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Patterns of positive selection in six Mammalian genomes.

Kosiol C, Vinar T, da Fonseca RR, Hubisz MJ, Bustamante CD, Nielsen R, Siepel A - PLoS Genet. (2008)

Bottom Line: The increased phylogenetic depth of this dataset results in substantially improved statistical power, and permits several new lineage- and clade-specific tests to be applied.A detailed analysis of Affymetrix exon array data indicated that PSGs are expressed at significantly lower levels, and in a more tissue-specific manner, than non-PSGs.Genes that are specifically expressed in the spleen, testes, liver, and breast are significantly enriched for PSGs, but no evidence was found for an enrichment for PSGs among brain-specific genes.

View Article: PubMed Central - PubMed

Affiliation: Department of Biological Statistics and Computational Biology, Cornell University, Ithaca, New York, United States of America.

ABSTRACT
Genome-wide scans for positively selected genes (PSGs) in mammals have provided insight into the dynamics of genome evolution, the genetic basis of differences between species, and the functions of individual genes. However, previous scans have been limited in power and accuracy owing to small numbers of available genomes. Here we present the most comprehensive examination of mammalian PSGs to date, using the six high-coverage genome assemblies now available for eutherian mammals. The increased phylogenetic depth of this dataset results in substantially improved statistical power, and permits several new lineage- and clade-specific tests to be applied. Of approximately 16,500 human genes with high-confidence orthologs in at least two other species, 400 genes showed significant evidence of positive selection (FDR<0.05), according to a standard likelihood ratio test. An additional 144 genes showed evidence of positive selection on particular lineages or clades. As in previous studies, the identified PSGs were enriched for roles in defense/immunity, chemosensory perception, and reproduction, but enrichments were also evident for more specific functions, such as complement-mediated immunity and taste perception. Several pathways were strongly enriched for PSGs, suggesting possible co-evolution of interacting genes. A novel Bayesian analysis of the possible "selection histories" of each gene indicated that most PSGs have switched multiple times between positive selection and nonselection, suggesting that positive selection is often episodic. A detailed analysis of Affymetrix exon array data indicated that PSGs are expressed at significantly lower levels, and in a more tissue-specific manner, than non-PSGs. Genes that are specifically expressed in the spleen, testes, liver, and breast are significantly enriched for PSGs, but no evidence was found for an enrichment for PSGs among brain-specific genes. This study provides additional evidence for widespread positive selection in mammalian evolution and new genome-wide insights into the functional implications of positive selection.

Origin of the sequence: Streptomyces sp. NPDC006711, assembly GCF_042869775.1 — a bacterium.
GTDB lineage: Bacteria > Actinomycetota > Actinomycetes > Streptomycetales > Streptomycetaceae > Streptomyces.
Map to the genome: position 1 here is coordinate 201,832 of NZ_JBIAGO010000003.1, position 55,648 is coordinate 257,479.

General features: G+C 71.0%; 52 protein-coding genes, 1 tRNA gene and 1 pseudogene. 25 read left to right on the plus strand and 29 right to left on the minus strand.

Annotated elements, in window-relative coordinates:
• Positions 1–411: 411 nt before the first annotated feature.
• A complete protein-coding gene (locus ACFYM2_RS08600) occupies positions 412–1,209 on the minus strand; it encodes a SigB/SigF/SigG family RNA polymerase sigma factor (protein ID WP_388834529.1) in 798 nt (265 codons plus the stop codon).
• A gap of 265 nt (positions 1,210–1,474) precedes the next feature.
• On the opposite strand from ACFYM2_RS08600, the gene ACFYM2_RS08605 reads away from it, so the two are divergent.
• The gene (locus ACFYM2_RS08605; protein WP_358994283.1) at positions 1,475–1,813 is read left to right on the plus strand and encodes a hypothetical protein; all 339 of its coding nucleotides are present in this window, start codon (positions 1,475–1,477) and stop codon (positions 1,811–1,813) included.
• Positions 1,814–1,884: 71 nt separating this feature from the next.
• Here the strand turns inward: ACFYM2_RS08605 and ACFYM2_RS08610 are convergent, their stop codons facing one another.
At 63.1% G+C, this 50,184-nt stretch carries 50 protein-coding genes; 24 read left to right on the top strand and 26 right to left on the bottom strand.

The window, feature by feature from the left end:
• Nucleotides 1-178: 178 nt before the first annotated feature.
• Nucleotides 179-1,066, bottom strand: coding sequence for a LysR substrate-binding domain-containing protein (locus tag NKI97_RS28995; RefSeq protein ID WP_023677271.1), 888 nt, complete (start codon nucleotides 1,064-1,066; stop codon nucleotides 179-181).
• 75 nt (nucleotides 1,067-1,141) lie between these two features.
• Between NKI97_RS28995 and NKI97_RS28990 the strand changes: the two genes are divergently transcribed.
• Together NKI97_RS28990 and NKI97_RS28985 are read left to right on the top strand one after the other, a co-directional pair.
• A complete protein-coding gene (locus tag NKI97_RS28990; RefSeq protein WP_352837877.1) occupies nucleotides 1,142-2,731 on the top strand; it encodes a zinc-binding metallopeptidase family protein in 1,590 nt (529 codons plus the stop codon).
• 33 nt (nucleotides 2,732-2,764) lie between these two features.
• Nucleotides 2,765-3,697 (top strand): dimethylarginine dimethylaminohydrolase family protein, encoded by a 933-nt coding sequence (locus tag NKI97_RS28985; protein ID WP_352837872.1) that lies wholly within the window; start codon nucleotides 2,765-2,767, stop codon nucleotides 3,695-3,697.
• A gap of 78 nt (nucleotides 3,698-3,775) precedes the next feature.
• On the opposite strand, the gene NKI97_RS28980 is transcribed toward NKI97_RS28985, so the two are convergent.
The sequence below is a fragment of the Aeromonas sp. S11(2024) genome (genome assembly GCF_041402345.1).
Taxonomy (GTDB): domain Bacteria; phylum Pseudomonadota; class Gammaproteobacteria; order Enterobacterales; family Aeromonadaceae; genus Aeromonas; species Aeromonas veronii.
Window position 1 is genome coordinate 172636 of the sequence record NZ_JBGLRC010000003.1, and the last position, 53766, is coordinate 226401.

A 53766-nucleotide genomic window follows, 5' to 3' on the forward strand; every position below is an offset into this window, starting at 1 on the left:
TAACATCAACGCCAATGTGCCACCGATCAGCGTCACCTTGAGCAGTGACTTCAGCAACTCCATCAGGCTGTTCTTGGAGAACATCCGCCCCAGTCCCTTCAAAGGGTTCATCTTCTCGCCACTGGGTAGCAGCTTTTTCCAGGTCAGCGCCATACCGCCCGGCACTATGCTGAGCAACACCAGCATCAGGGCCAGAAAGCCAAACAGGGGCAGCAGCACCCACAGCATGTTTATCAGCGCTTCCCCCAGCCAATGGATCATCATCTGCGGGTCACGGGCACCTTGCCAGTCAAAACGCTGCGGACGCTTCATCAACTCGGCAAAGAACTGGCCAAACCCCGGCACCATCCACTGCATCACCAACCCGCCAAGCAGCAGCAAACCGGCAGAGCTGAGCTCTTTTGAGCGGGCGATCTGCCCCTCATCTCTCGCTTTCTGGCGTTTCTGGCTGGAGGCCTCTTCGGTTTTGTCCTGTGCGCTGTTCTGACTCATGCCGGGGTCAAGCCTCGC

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Distributions of expression levels in PSGs (red) and non-PSGs (blue) for three tissue types.(A–C) Distributions as estimated from Affymetrix Human Exon 1.0 ST Array data by the RMA algorithm [88]. The other eight tissue types showed similar differences between PSGs and non-PSGs (Figure S7). (D) Distribution of degree of tissue bias in expression levels for PSGs (red) and non-PSGs (blue), as measured by the statistic τ[61] (Methods). An alternative measure of tissue bias (γ) showed a similar pattern.
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pgen-1000144-g005: Distributions of expression levels in PSGs (red) and non-PSGs (blue) for three tissue types.(A–C) Distributions as estimated from Affymetrix Human Exon 1.0 ST Array data by the RMA algorithm [88]. The other eight tissue types showed similar differences between PSGs and non-PSGs (Figure S7). (D) Distribution of degree of tissue bias in expression levels for PSGs (red) and non-PSGs (blue), as measured by the statistic τ[61] (Methods). An alternative measure of tissue bias (γ) showed a similar pattern.

Mentions: We examined the human mRNA expression levels of PSGs non-PSGs using public data from the Affymetrix Human Exon 1.0 ST Array, which contains probes for nearly all of our genes and permits accurate estimation of expression levels [60]. Our most striking finding was that PSGs show reduced expression levels in all of the 11 available tissues (breast, cerebellum, heart, kidney, liver, muscle, pancreas, prostate, spleen, testes, and thyroid; see Methods). In particular, a significantly smaller fraction of PSGs than of non-PSGs produce a hybridization signal above the background level for the array (P<4×10−4 in all tissues for PSGs defined by the all-branch test, one-sided FET). Moreover, among genes expressed above background, expression levels are significantly lower for PSGs than for non-PSGs (P<7×10−5 in all tissues, one-sided MWU test; Figures 5A–C). PSGs also show significantly greater tissue bias than non-PSGs, as measured by the statistic τ[61] (Figure 5D) or by an alternative statistic here denoted γ[17] (Methods). The differences in expression level and tissue bias between the two sets of genes do not appear to be explained by differences in false negative or false positive rates in the detection of positive selection, and the differences in expression level do not appear to be a consequence of the differences in tissue bias (Text S1). In addition, the observed differences remain if the genes that belong to strongly enriched GO categories (Table 2) are excluded, indicating they cannot be attributed to particular classes of PSGs known to have tissue-specific expression patterns, such as those involved in immunity or spermatogenesis. That expression levels are reduced in all tissues further suggests the existence of a general relationship between expression patterns and the likelihood of positive selection.